March 20, 2003...remember that day? It's the Thursday US troops swooped into the capital of Iraq on a mission best known for its shock and awe...less known for its effectiveness.
The stated objective of that pre-emptive invasion?
Find and destroy weapons of mass destruction.
Find and destroy the bellicose tyrant Sadaam Hussein.
As history painfully reminds us, there were no WMDs in Iraq. And while toppling a statue of Sadaam proved relatively easy (20 days post initial invasion), capturing the evasive and politically fallen Hussein actually took nine months.
Even so, our troops stayed in Iraq in a military posture until August 18, 2010. During that seven and a half years, 751-billion US dollars were spent, 4,424 American troops were killed, and an estimated 1.5 million Iraqi civilians died. In our war.
How is it, then, that this date in our nation's story has become so - apparently - forgettable?
I missed the mention of it in my daily newspaper last weekend. I saw no headline about it on my iGoogle news page. I checked the nation's front pages on Newseum and found nothing. Then I went about my Sunday, remembering only to mention the significance of the date once over dinner with friends.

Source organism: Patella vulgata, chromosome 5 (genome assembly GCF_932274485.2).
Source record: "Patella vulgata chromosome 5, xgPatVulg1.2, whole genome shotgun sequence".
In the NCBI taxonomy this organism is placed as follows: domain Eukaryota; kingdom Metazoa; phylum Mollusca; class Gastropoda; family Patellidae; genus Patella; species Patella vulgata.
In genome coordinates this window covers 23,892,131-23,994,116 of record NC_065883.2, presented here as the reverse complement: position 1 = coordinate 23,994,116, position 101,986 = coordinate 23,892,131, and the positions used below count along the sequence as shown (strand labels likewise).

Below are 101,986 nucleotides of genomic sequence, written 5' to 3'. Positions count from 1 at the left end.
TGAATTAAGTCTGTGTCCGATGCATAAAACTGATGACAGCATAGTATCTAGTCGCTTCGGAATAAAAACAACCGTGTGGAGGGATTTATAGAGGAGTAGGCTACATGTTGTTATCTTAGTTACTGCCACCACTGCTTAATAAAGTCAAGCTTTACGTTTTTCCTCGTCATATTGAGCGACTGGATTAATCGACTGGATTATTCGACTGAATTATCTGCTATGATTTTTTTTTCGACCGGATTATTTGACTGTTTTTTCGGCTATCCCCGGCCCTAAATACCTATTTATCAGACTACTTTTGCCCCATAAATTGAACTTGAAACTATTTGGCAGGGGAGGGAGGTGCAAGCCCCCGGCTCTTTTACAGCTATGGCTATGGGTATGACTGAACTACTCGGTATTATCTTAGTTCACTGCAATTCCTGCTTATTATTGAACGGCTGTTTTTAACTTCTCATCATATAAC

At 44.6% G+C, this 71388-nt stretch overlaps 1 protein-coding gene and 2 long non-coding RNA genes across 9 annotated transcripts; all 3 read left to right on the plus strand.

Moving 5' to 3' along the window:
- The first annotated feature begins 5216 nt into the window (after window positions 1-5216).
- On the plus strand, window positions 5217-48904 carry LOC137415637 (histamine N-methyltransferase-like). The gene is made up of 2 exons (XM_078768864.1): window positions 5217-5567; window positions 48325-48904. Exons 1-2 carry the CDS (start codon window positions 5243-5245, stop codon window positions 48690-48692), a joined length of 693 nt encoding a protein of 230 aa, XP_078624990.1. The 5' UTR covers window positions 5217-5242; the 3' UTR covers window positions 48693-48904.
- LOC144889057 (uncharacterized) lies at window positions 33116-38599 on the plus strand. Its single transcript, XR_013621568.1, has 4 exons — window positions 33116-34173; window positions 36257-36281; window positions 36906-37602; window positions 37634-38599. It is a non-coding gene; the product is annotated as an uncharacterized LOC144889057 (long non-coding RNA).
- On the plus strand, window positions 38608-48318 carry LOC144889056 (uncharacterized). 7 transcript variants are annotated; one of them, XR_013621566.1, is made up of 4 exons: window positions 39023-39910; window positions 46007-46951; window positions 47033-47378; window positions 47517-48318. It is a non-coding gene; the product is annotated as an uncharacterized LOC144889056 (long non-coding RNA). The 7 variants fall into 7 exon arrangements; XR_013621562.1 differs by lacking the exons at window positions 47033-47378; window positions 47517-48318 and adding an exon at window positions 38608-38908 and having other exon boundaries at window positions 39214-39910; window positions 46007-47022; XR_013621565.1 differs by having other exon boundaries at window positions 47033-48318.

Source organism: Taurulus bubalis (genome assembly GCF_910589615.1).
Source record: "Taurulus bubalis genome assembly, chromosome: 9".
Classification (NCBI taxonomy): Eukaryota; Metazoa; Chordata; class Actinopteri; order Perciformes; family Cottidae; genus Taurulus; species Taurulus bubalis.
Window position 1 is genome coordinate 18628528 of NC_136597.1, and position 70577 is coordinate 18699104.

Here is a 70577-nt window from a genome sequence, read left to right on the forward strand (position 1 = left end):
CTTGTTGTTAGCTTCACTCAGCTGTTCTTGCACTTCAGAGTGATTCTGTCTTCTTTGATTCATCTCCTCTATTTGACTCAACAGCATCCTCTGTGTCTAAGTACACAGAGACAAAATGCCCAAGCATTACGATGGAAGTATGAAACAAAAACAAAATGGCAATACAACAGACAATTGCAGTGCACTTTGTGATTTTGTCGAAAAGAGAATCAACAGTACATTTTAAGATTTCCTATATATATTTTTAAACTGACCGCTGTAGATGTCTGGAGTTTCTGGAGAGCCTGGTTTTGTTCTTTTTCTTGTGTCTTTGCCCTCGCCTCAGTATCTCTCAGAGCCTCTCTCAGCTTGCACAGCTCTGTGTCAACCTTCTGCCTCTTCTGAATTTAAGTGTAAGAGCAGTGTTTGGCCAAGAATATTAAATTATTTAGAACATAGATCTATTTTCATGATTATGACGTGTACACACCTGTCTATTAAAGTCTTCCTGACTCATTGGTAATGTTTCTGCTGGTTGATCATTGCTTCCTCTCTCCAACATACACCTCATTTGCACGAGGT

Ummm. Hmmmm. A glance at our plates and into our drinking glasses. That was it.
In the four days that have followed I have spent a potentially unhealthy amount of time on the Washington Post website Faces of the Fallen. I find it compelling to look at the faces and names and ages and hometowns of those who went into that mess and never came back to their families.
I have also reviewed pictures in my archives to remind me what war actually leaves in its wake...
Because I have never lived in a land where guns and bombs and buried explosive devices and military checkpoints were part of the everyday experience.
How quickly and easily and happily we forget.
In case you missed mention of the anniversary in your newspaper last weekend, here's the latest from Iraq:
Since the last of our combat units pulled out of Baghdad seven months ago, 22 Americans have died. Thirteen of those deaths were "in combat." The rest are labeled "non-combat related," but I don't think it's a stretch to say there's probably not an American soldier in Iraq undergoing some type of advanced medical treatment for a terminal illness.
War is a terminal illness. And we are all dying from it these days.
How, in the name of heaven, could we forget March 20, 2003?
If we don't remember, we just keep repeating*** (see comments).
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